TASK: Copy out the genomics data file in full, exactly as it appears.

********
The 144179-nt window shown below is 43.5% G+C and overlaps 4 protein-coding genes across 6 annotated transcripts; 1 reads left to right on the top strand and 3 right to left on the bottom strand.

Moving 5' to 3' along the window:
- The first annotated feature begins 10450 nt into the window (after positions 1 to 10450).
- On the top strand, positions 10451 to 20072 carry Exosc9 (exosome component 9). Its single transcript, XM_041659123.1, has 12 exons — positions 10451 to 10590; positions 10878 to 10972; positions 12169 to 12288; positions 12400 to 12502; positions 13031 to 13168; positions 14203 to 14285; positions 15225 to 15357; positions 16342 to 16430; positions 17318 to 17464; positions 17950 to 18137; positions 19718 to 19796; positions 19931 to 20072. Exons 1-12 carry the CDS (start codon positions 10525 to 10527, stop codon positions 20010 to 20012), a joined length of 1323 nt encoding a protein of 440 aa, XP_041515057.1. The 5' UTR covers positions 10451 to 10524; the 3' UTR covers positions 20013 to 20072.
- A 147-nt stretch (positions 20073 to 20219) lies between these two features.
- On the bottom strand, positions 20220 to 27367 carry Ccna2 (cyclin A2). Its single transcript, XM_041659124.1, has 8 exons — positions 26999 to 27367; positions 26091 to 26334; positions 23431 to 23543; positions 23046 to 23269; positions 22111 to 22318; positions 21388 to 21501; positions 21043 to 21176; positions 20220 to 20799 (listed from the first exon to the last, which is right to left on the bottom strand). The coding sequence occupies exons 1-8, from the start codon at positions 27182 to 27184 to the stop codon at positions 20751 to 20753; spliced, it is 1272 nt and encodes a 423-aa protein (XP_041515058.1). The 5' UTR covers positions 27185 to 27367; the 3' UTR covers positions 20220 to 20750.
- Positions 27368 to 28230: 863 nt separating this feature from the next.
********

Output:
The 144179-nt window shown below is 43.5% G+C and overlaps 4 protein-coding genes across 6 annotated transcripts; 1 reads left to right on the top strand and 3 right to left on the bottom strand.

Moving 5' to 3' along the window:
- The first annotated feature begins 10450 nt into the window (after positions 1 to 10450).
- On the top strand, positions 10451 to 20072 carry Exosc9 (exosome component 9). Its single transcript, XM_041659123.1, has 12 exons — positions 10451 to 10590; positions 10878 to 10972; positions 12169 to 12288; positions 12400 to 12502; positions 13031 to 13168; positions 14203 to 14285; positions 15225 to 15357; positions 16342 to 16430; positions 17318 to 17464; positions 17950 to 18137; positions 19718 to 19796; positions 19931 to 20072. Exons 1-12 carry the CDS (start codon positions 10525 to 10527, stop codon positions 20010 to 20012), a joined length of 1323 nt encoding a protein of 440 aa, XP_041515057.1. The 5' UTR covers positions 10451 to 10524; the 3' UTR covers positions 20013 to 20072.
- A 147-nt stretch (positions 20073 to 20219) lies between these two features.
- On the bottom strand, positions 20220 to 27367 carry Ccna2 (cyclin A2). Its single transcript, XM_041659124.1, has 8 exons — positions 26999 to 27367; positions 26091 to 26334; positions 23431 to 23543; positions 23046 to 23269; positions 22111 to 22318; positions 21388 to 21501; positions 21043 to 21176; positions 20220 to 20799 (listed from the first exon to the last, which is right to left on the bottom strand). The coding sequence occupies exons 1-8, from the start codon at positions 27182 to 27184 to the stop codon at positions 20751 to 20753; spliced, it is 1272 nt and encodes a 423-aa protein (XP_041515058.1). The 5' UTR covers positions 27185 to 27367; the 3' UTR covers positions 20220 to 20750.
- Positions 27368 to 28230: 863 nt separating this feature from the next.